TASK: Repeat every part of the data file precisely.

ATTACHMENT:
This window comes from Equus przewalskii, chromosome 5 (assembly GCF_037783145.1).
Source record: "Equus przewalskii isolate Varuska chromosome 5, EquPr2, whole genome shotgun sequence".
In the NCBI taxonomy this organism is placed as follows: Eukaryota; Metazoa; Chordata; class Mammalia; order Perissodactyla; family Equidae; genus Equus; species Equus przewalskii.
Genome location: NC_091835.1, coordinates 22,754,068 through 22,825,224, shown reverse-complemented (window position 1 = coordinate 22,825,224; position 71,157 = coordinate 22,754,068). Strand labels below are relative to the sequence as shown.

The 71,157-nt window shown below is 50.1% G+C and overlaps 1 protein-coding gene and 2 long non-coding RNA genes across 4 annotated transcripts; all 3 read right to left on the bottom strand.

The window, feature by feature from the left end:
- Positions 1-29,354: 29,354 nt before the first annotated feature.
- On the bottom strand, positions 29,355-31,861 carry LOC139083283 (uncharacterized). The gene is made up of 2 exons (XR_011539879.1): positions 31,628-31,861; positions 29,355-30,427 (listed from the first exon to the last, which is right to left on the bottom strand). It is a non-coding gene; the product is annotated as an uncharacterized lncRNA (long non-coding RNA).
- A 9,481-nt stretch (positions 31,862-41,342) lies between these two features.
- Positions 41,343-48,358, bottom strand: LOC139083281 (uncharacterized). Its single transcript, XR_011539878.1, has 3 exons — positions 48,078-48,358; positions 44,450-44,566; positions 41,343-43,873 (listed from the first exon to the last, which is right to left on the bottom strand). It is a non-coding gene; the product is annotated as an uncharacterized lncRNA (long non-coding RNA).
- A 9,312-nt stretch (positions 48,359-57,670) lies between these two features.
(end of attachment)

This window comes from Equus przewalskii, chromosome 5 (assembly GCF_037783145.1).
Source record: "Equus przewalskii isolate Varuska chromosome 5, EquPr2, whole genome shotgun sequence".
In the NCBI taxonomy this organism is placed as follows: Eukaryota; Metazoa; Chordata; class Mammalia; order Perissodactyla; family Equidae; genus Equus; species Equus przewalskii.
Genome location: NC_091835.1, coordinates 22,754,068 through 22,825,224, shown reverse-complemented (window position 1 = coordinate 22,825,224; position 71,157 = coordinate 22,754,068). Strand labels below are relative to the sequence as shown.

The 71,157-nt window shown below is 50.1% G+C and overlaps 1 protein-coding gene and 2 long non-coding RNA genes across 4 annotated transcripts; all 3 read right to left on the bottom strand.

The window, feature by feature from the left end:
- Positions 1-29,354: 29,354 nt before the first annotated feature.
- On the bottom strand, positions 29,355-31,861 carry LOC139083283 (uncharacterized). The gene is made up of 2 exons (XR_011539879.1): positions 31,628-31,861; positions 29,355-30,427 (listed from the first exon to the last, which is right to left on the bottom strand). It is a non-coding gene; the product is annotated as an uncharacterized lncRNA (long non-coding RNA).
- A 9,481-nt stretch (positions 31,862-41,342) lies between these two features.
- Positions 41,343-48,358, bottom strand: LOC139083281 (uncharacterized). Its single transcript, XR_011539878.1, has 3 exons — positions 48,078-48,358; positions 44,450-44,566; positions 41,343-43,873 (listed from the first exon to the last, which is right to left on the bottom strand). It is a non-coding gene; the product is annotated as an uncharacterized lncRNA (long non-coding RNA).
- A 9,312-nt stretch (positions 48,359-57,670) lies between these two features.